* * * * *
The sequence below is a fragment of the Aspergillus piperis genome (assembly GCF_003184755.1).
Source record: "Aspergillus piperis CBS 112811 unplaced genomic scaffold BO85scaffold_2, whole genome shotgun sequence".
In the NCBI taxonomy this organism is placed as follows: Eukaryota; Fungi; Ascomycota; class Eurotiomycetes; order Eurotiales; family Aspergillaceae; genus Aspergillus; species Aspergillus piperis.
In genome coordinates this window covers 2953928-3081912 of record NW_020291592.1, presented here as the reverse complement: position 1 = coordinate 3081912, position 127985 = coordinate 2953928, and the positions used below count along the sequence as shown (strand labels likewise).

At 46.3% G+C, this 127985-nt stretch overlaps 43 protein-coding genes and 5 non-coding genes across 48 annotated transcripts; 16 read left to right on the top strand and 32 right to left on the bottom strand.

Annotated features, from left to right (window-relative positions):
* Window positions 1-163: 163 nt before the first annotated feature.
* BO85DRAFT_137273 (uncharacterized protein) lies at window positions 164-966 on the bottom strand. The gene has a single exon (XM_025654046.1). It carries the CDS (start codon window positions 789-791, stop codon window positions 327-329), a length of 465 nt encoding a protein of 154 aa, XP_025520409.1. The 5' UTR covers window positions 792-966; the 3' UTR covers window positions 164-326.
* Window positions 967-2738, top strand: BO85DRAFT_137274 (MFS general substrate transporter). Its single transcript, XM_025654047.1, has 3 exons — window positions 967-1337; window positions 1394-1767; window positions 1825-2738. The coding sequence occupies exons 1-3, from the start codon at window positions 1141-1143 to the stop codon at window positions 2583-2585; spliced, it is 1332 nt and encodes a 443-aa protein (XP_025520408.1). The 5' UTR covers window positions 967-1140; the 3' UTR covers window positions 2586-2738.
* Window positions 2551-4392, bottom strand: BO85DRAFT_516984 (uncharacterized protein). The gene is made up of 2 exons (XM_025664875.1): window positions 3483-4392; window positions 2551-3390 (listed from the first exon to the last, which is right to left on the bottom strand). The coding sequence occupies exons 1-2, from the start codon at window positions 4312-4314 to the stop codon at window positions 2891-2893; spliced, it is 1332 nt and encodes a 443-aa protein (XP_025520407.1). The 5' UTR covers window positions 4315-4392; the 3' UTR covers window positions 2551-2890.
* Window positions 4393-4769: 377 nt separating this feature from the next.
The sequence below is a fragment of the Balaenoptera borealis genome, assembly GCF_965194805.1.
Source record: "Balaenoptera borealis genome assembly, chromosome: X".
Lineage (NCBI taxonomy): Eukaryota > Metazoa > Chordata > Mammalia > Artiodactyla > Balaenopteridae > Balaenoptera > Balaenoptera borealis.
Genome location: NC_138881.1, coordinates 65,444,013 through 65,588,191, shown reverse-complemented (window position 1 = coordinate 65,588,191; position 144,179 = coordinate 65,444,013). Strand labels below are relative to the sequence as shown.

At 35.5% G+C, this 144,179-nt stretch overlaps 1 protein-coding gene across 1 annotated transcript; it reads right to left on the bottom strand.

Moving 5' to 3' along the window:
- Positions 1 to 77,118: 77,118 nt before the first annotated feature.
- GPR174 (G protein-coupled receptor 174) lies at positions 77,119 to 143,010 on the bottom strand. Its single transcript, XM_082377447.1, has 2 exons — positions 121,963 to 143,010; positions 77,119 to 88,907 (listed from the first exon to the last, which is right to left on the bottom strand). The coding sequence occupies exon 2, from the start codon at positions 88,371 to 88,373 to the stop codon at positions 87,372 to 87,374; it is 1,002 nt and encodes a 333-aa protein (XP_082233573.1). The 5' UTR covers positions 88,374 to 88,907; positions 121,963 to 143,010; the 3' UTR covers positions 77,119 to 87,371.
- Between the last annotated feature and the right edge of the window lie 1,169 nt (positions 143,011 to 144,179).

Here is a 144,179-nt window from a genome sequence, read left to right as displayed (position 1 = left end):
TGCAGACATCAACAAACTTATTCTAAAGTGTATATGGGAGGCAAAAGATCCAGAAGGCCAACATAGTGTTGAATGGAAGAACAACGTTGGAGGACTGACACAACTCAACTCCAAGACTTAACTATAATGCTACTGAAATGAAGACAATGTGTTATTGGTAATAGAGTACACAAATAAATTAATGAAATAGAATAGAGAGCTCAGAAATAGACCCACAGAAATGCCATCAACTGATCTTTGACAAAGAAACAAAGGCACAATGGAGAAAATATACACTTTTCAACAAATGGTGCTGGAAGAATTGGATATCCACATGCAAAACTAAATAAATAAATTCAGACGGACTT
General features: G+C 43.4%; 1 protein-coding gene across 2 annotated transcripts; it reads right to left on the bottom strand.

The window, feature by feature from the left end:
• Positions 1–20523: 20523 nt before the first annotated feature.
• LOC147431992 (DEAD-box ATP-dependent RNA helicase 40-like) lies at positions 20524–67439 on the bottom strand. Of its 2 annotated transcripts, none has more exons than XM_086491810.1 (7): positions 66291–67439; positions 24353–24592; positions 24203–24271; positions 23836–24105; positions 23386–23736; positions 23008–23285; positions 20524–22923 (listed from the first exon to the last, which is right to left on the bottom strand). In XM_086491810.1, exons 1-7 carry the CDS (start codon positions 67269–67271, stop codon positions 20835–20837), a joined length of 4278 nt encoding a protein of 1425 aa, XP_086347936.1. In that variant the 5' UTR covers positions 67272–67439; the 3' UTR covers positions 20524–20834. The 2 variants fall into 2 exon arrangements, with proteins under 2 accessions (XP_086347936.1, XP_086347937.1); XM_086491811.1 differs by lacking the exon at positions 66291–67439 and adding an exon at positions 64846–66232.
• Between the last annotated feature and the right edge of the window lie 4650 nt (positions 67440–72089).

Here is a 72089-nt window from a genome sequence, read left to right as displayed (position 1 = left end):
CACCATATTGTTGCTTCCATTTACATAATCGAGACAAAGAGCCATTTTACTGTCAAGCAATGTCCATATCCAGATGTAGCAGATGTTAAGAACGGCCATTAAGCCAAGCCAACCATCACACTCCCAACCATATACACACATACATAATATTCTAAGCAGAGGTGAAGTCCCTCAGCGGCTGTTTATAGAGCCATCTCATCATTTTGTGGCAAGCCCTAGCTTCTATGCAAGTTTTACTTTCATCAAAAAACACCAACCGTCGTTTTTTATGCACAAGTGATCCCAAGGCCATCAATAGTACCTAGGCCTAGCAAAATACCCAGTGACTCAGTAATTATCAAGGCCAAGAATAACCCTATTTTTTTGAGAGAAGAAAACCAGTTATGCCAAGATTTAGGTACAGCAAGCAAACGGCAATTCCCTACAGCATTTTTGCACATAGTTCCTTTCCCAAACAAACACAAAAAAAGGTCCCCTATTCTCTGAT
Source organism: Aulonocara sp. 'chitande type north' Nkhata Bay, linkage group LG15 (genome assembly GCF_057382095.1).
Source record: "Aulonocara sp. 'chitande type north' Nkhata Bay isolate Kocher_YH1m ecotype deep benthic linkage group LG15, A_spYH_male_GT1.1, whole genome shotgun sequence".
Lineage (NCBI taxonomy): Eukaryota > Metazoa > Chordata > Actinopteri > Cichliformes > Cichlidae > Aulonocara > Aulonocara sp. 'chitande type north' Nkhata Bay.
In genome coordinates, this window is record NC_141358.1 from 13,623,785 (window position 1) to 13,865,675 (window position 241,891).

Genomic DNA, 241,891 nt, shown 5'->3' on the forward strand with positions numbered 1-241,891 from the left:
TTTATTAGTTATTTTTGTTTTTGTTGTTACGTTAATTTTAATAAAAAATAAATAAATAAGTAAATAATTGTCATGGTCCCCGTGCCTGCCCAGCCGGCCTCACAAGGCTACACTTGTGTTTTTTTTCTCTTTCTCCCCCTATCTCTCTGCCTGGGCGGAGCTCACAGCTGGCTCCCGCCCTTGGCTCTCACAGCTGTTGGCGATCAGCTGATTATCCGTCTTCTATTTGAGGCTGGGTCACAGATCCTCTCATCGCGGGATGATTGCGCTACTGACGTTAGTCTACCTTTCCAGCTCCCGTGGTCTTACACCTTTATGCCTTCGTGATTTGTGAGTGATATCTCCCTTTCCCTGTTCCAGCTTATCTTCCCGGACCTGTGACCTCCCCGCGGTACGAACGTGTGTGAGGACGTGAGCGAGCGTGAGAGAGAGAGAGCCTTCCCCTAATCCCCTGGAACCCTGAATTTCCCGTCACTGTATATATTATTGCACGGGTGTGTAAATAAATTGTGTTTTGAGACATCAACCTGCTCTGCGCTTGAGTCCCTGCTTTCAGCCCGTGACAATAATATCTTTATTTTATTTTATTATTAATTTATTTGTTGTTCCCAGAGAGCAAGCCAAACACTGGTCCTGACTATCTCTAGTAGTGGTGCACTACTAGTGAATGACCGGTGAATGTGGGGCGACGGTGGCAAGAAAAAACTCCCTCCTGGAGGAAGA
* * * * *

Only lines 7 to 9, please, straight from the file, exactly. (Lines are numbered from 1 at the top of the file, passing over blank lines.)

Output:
* Window positions 1-163: 163 nt before the first annotated feature.
* BO85DRAFT_137273 (uncharacterized protein) lies at window positions 164-966 on the bottom strand. The gene has a single exon (XM_025654046.1). It carries the CDS (start codon window positions 789-791, stop codon window positions 327-329), a length of 465 nt encoding a protein of 154 aa, XP_025520409.1. The 5' UTR covers window positions 792-966; the 3' UTR covers window positions 164-326.
* Window positions 967-2738, top strand: BO85DRAFT_137274 (MFS general substrate transporter). Its single transcript, XM_025654047.1, has 3 exons — window positions 967-1337; window positions 1394-1767; window positions 1825-2738. The coding sequence occupies exons 1-3, from the start codon at window positions 1141-1143 to the stop codon at window positions 2583-2585; spliced, it is 1332 nt and encodes a 443-aa protein (XP_025520408.1). The 5' UTR covers window positions 967-1140; the 3' UTR covers window positions 2586-2738.